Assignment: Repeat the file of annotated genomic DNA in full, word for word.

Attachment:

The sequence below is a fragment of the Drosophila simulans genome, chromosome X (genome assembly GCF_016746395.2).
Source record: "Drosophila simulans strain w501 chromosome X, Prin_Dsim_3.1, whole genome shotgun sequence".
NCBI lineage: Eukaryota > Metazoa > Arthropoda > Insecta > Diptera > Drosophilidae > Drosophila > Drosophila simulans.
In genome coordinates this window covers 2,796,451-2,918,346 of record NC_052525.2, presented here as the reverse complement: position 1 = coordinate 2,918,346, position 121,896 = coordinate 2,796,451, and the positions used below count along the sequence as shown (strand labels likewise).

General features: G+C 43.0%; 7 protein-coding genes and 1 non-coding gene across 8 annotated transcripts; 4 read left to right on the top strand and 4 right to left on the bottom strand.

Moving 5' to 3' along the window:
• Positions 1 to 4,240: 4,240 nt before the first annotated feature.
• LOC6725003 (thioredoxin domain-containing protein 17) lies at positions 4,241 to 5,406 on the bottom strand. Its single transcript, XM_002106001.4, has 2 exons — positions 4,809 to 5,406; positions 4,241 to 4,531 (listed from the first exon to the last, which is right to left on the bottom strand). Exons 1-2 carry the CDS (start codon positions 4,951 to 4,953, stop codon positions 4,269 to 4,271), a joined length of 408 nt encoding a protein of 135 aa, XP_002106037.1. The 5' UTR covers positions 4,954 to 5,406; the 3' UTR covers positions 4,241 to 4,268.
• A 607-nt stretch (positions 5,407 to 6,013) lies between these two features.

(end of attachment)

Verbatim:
The sequence below is a fragment of the Drosophila simulans genome, chromosome X (genome assembly GCF_016746395.2).
Source record: "Drosophila simulans strain w501 chromosome X, Prin_Dsim_3.1, whole genome shotgun sequence".
NCBI lineage: Eukaryota > Metazoa > Arthropoda > Insecta > Diptera > Drosophilidae > Drosophila > Drosophila simulans.
In genome coordinates this window covers 2,796,451-2,918,346 of record NC_052525.2, presented here as the reverse complement: position 1 = coordinate 2,918,346, position 121,896 = coordinate 2,796,451, and the positions used below count along the sequence as shown (strand labels likewise).

General features: G+C 43.0%; 7 protein-coding genes and 1 non-coding gene across 8 annotated transcripts; 4 read left to right on the top strand and 4 right to left on the bottom strand.

Moving 5' to 3' along the window:
• Positions 1 to 4,240: 4,240 nt before the first annotated feature.
• LOC6725003 (thioredoxin domain-containing protein 17) lies at positions 4,241 to 5,406 on the bottom strand. Its single transcript, XM_002106001.4, has 2 exons — positions 4,809 to 5,406; positions 4,241 to 4,531 (listed from the first exon to the last, which is right to left on the bottom strand). Exons 1-2 carry the CDS (start codon positions 4,951 to 4,953, stop codon positions 4,269 to 4,271), a joined length of 408 nt encoding a protein of 135 aa, XP_002106037.1. The 5' UTR covers positions 4,954 to 5,406; the 3' UTR covers positions 4,241 to 4,268.
• A 607-nt stretch (positions 5,407 to 6,013) lies between these two features.